discontinuing the PTT signal from the mobile test transceiver; and
reconnecting the first RSSI receiver and the second RSSI receiver to the RSSI antenna system.
5. The method of claim 1 wherein further stopping recording further comprises disconnecting the first RSSI receiver and the second RSSI receiver from the RSSI antenna system.
6. The method of claim 1 wherein the mobile control computer and the stationary control computer each has stored therein the same lookup table and assigning further comprises:
calculating the average root mean square amplitude of a received recorded audio portion;
if the average root mean square amplitude does not exceed 0.02,
assigning a DAQ of 0.0 to the test location;
designating the location as having failed the test; and
jumping to indicating;
calculating a Combined PESQ score for the received audio portion;
filtering out missing or blank audio from the received recorded message;
converting the PESQ score to a DAQ score by reference to the lookup table stored in the mobile control computer.
7. The method of claim 1 wherein, if the fixed location apparatus includes an optional RSSI receiver connected to an optional RSSI antenna, recording further comprises:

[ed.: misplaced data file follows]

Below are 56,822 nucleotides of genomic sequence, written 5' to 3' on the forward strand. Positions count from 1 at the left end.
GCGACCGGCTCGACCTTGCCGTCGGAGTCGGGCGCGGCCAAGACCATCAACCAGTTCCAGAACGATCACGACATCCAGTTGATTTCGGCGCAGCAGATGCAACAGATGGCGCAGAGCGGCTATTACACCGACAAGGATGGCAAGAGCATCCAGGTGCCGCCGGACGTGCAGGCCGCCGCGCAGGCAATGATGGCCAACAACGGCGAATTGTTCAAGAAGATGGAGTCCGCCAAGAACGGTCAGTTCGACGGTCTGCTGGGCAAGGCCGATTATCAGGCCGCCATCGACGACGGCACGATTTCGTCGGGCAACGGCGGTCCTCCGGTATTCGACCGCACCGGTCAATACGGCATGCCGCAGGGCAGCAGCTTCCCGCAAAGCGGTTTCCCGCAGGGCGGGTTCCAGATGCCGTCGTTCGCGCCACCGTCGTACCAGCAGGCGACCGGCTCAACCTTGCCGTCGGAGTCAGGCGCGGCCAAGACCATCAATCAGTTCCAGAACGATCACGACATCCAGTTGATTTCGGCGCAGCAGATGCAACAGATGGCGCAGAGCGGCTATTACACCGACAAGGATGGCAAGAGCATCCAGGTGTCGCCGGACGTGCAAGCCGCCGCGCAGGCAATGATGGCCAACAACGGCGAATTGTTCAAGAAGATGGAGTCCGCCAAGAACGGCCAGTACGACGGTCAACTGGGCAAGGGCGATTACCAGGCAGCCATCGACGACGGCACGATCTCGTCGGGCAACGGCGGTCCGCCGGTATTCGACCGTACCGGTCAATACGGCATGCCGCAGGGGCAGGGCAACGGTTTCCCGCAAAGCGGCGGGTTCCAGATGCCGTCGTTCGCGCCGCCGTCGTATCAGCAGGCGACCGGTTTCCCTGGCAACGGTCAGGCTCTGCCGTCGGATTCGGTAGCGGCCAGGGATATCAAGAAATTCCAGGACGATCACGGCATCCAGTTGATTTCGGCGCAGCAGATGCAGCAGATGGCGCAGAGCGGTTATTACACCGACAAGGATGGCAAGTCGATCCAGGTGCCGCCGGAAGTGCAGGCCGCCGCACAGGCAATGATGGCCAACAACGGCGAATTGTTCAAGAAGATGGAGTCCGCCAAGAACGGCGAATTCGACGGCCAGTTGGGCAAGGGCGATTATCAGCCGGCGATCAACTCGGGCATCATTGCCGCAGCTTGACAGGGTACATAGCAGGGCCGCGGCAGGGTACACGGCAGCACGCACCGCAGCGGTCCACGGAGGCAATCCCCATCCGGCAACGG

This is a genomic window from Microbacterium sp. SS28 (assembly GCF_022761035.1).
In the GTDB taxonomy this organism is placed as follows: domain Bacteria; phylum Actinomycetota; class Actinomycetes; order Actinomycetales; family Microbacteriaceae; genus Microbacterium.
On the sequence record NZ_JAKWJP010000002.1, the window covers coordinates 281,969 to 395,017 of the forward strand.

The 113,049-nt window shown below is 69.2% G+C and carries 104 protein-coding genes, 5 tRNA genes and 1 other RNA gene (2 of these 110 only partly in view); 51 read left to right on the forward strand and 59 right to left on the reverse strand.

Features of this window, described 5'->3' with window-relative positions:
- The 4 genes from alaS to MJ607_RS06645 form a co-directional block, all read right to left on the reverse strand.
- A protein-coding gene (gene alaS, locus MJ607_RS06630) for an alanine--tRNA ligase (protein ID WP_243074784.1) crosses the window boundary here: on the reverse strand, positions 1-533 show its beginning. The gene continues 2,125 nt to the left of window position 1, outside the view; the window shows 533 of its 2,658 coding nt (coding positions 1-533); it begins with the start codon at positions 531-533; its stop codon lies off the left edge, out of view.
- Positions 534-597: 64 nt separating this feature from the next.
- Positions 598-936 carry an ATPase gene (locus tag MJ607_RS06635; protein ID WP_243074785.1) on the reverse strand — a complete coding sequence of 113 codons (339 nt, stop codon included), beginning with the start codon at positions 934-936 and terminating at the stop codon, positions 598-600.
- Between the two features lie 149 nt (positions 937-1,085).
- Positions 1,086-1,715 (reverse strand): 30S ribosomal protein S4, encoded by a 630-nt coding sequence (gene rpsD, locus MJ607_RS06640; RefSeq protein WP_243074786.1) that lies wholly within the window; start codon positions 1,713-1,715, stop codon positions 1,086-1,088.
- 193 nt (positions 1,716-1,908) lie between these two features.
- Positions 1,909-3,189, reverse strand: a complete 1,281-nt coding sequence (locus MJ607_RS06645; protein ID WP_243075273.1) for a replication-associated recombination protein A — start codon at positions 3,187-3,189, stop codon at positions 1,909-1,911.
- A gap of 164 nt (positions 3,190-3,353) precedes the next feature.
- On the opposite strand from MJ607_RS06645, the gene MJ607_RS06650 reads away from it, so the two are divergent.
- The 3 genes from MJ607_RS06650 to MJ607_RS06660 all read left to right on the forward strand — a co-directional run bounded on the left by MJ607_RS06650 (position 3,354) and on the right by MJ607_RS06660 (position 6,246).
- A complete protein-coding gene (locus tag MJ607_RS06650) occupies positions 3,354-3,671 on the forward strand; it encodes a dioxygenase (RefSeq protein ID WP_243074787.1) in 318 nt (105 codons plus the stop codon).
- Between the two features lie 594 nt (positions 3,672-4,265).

connecting the optional RSSI receiver to the optional RSSI antenna; and
capturing and storing RF signal strength data in the second event log.
8. The method of claim 1 wherein further placing further comprises:
initiating a PTT signal from the stationary test transceiver;
monitoring for a pre-selected time period to detect RF power; and
if RF power is not detected during the pre-selected time period, discontinuing the PTT signal and returning to verifying.
9. The method of claim 1 wherein, if an optional RSSI receiver and an optional RSSI antenna system are included with the fixed location apparatus, the RSSI receiver is disconnected after stopping recording.
10. The method of claim 1 wherein placing the stationary test transceiver in receive mode comprises:
removing the PTT signal from the stationary test transceiver and
returning to detecting.
11. The method of claim 1 wherein indicating further comprises either displaying one or more colors or any other visible indicium, such as one or more selected from the group consisting of hatching, shading or inverse display or generating an aural indicium such as one or more selected from the group consisting of one tone, multiple tones or a sequence of tones.